Attention and Funding for Mental Health

I was talking with our Executive Director, and I was saying that it seemed lately much of what was being talked about in recovery seemed to be specifically about substance abuse. I was basing this off of email blasts that I receive from the recovery movement about jobs, and it seems there are a lot specifically for those who are in recovery from drugs and/or alcohol to help peers with substance abuse issues.

 It is also worth noting the availability of money from SAMSHA going more towards substance abuse rather than mental health issues only, which has been happening gradually, but is still very real.

I do not mean to suggest that substance abuse issues and helping people who are suffering with them is not important. I am in the understanding that so many people that have substance abuse issues are coming from a place of mental health issues as the origins.

I think most people are aware of the opioid epidemic and the horrible explosion of deaths across the country during these trying COVID times. It is very important to deal with these issues, but not to the detriment of treating and helping those whose main illness is their mental health issues.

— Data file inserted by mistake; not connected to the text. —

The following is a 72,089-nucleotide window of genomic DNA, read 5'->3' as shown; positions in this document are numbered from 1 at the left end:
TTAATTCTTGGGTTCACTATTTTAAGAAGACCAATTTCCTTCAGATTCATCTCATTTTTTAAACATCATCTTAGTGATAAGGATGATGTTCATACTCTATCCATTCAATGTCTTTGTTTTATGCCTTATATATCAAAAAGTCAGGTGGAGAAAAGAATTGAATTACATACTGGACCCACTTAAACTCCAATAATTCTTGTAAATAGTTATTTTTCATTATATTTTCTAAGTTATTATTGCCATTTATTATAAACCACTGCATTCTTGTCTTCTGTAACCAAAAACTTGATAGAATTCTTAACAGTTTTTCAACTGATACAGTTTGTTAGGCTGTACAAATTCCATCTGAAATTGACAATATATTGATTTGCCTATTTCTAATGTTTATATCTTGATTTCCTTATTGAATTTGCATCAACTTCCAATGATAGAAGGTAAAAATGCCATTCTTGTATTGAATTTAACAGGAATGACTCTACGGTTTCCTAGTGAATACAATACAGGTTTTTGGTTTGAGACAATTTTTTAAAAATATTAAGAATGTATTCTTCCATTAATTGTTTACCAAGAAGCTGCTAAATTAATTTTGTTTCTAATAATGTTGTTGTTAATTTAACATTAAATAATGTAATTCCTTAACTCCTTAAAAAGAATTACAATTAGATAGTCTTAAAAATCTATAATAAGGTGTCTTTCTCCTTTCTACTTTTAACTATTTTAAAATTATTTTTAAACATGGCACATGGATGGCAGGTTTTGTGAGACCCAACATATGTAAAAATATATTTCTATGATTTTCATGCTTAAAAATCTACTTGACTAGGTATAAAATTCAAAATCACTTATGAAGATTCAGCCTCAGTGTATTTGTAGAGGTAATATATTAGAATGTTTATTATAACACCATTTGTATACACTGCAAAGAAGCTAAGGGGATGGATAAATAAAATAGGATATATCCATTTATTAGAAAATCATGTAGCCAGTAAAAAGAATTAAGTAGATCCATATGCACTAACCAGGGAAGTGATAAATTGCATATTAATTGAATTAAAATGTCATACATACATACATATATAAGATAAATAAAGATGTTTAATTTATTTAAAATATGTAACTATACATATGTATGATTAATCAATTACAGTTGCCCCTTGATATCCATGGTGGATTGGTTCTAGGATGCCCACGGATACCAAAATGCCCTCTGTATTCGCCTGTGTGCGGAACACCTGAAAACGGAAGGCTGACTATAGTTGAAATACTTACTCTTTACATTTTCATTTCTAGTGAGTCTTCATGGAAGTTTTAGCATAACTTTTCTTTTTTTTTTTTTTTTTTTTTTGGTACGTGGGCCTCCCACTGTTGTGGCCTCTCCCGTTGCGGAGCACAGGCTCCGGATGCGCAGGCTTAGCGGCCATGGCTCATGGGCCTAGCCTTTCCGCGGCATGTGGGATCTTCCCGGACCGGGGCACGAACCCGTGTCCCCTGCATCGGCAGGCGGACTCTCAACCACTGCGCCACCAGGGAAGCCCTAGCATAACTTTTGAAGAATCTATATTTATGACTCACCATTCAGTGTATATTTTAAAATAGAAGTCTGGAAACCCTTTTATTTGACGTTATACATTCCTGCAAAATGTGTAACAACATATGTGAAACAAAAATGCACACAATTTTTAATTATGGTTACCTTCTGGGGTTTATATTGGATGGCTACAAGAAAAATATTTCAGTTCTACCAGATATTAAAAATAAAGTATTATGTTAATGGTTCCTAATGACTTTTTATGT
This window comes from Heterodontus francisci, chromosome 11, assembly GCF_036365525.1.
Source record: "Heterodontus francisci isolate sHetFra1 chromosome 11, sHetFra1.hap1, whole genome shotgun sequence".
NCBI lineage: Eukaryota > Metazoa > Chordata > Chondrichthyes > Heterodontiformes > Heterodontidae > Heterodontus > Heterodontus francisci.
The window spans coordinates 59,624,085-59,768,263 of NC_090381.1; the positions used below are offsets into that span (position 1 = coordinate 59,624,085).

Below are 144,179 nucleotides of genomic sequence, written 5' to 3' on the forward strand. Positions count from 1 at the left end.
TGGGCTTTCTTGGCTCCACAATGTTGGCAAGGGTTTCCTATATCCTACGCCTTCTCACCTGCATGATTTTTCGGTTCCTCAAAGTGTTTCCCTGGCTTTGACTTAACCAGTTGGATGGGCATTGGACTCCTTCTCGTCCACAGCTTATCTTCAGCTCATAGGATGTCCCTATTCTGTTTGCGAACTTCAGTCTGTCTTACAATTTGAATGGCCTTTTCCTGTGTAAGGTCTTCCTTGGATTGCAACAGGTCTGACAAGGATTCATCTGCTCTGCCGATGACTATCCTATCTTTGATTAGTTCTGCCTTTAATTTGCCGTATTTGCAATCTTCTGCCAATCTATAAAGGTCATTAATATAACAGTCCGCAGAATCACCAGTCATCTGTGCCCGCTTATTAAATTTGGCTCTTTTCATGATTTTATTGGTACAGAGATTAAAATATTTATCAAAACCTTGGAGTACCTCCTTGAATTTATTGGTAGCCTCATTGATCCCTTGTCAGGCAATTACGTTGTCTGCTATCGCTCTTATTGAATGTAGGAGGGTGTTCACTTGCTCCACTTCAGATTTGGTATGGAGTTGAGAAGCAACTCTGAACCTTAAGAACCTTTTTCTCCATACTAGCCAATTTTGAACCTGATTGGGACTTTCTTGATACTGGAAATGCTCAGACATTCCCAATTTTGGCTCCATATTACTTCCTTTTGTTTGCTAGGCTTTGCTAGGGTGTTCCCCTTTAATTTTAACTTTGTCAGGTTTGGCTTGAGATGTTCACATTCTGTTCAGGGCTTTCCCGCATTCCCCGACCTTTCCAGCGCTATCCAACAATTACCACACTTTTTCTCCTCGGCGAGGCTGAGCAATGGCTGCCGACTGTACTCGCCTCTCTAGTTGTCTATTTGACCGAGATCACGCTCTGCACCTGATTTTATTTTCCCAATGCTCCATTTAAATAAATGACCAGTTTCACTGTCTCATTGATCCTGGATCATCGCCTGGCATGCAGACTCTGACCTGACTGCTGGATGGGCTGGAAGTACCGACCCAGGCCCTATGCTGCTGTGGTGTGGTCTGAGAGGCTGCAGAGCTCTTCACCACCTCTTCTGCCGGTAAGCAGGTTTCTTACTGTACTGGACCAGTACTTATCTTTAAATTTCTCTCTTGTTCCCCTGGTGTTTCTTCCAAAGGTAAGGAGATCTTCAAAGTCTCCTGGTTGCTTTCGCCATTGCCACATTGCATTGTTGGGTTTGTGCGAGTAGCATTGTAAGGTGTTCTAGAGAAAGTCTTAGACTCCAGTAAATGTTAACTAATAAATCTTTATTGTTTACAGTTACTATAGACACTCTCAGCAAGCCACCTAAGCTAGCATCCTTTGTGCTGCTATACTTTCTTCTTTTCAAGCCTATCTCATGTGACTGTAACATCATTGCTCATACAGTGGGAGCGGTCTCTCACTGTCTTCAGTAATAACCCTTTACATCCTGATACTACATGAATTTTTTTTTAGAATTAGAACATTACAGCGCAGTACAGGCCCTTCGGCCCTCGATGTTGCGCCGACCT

People suffering from mental health issues only as their main diagnosis are indeed a large portion of the population. Our pain is real, and in many cases unimaginable, and deserves the time, energy, care and money to help and serve the people who have them specifically. Otherwise, we risk leaving people behind.

 People are suffering in silence, which just magnifies stigma and makes getting help take that much longer.  To be clear, we are talking about people who suffer from PTSD, depression, anxiety, bipolar disorder, schizophrenia, schizoaffective disorder, dissociative disorder, personality disorder, OCD, and many other mental health disorders. People whose very own brain chemicals without any help from other substances causes mental illness, causing horrible suffering.

It is nothing short of hell that brings a person to a diagnoses, and if they are lucky, medication that can help it. Not everyone chooses medication, but for those that find it helps, it can sometimes be a slow process, or even repetitive stays in mental health institutions, which this author can tell you, are not for the faint-hearted.

It is starting to feel more and more that the portion of people that fall under SAMSHA’s domain because of mental health issues only are not being addressed the same. In terms of where money goes, grants made available and flat out, our efforts to stop stigma and help as many people as we can may be getting glossed over. The only way for us to get others to see that there is an imbalance is for us to speak up. Thank you for the opportunity to have my voice heard. ~ Michelle

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